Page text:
In my post on the enigmatic French architect Jean-Jacques Lequeu I mentioned two other Utopian revolutionary Neoclassical architects whose visions remained largely on paper, Étienne-Louis Boullée and Claude-Nicholas Ledoux. As both architects produced interesting work in their own right and help situate Lequeu in the correct historical, intellectual and aesthetic context I felt follow up posts were necessary, starting with the originator of visionary architecture, Étienne-Louis Boullée.
Born in 1728, Boullée reacted against the frivolous decadence of the Rococo by returning to Classical forms (hence Neoclassicism), removing all unnecessary ornamentation and developing an abstract geometric style. Boullée stated that regularity, symmetry and variety were the golden rules of architecture. Another defining feature of Boullée’s projected work was it monumentalism, designed to invoke the sublime.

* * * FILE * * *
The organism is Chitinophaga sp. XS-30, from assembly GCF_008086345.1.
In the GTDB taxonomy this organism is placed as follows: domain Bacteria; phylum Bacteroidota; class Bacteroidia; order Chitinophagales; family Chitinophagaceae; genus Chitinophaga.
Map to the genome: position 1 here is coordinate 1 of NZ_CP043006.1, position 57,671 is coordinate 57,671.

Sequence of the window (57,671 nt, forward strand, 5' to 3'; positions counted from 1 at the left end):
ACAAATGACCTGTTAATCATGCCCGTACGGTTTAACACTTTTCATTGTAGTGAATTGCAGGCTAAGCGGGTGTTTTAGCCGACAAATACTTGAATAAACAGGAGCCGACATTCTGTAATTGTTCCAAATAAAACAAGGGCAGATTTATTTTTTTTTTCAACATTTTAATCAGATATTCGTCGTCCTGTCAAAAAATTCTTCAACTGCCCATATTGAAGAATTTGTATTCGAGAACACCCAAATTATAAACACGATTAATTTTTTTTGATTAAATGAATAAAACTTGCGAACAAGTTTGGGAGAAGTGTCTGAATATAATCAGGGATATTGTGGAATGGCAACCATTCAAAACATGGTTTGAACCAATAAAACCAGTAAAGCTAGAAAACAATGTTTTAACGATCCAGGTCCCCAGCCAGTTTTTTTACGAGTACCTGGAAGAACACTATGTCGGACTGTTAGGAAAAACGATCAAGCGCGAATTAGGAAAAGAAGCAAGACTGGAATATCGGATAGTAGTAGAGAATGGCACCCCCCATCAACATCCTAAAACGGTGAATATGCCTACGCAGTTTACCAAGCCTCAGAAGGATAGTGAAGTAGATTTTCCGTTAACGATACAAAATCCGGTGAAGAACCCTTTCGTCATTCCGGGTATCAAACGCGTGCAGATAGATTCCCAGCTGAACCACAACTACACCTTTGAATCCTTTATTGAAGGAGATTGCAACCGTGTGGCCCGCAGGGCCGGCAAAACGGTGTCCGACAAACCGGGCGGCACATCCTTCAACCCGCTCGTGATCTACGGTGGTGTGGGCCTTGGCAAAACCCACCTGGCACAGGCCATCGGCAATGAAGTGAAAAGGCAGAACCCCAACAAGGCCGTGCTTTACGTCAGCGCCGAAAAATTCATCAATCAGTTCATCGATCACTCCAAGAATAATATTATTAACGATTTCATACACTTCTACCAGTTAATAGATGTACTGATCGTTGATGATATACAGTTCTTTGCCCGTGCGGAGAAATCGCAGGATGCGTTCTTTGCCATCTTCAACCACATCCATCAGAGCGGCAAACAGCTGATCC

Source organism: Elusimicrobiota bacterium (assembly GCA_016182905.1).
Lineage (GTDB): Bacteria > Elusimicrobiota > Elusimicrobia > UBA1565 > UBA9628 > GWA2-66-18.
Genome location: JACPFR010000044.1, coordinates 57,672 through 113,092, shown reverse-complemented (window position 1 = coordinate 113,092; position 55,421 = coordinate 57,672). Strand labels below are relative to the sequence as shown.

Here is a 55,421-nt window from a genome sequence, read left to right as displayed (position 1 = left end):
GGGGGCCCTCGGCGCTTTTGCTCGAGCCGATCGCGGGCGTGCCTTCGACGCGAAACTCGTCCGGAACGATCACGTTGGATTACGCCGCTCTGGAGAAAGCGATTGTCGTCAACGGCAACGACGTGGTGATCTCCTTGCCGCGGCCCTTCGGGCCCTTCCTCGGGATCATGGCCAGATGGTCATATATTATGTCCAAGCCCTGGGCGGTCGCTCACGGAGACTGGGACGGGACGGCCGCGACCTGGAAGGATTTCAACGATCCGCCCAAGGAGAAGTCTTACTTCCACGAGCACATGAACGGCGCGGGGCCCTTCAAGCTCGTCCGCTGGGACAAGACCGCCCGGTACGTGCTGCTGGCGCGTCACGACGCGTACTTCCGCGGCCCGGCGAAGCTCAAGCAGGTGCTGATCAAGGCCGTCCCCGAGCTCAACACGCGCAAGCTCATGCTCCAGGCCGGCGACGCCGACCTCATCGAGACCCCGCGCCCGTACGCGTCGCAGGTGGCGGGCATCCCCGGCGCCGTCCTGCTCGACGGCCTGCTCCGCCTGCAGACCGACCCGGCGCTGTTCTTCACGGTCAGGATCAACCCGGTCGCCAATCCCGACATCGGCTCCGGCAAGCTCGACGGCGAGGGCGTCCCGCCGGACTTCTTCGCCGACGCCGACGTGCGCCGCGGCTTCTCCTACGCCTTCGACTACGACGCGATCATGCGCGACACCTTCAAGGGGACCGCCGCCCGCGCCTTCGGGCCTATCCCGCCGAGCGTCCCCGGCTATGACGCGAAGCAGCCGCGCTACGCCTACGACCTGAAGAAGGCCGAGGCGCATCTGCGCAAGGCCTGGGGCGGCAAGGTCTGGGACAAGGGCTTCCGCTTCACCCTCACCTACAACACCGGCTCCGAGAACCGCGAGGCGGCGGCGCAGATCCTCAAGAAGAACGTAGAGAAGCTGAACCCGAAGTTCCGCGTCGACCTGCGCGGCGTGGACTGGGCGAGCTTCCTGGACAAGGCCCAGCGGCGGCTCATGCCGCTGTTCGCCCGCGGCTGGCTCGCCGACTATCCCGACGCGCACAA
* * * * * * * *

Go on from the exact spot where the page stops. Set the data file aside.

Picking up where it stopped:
Boullée’s most famous work is the Cenotaph for Newton, a gargantuan monument consisting of a sphere taller than the Great Pyramid, to the idol of the Enlightenment. He also planned other Cenotaphs and tombs.
Boullée ink and wash drawings make great use of shadow, this combined with his potentially endless interior spaces reminds me of Piranesi’s influential imaginary prisons.
Peter Greenaway’s 1987 film The Belly of an Architect centers on an American architect staging an exhibition in Rome on Boullée. At one point a character remarks that Boullée’s work seems like a vision of Hell and I have to agree, though Boullée remains something of a hero of the Age of Reason.
Below are images of planned projects, including the Cenotaph for Newton, and two pieces of music from The Belly of an Architect.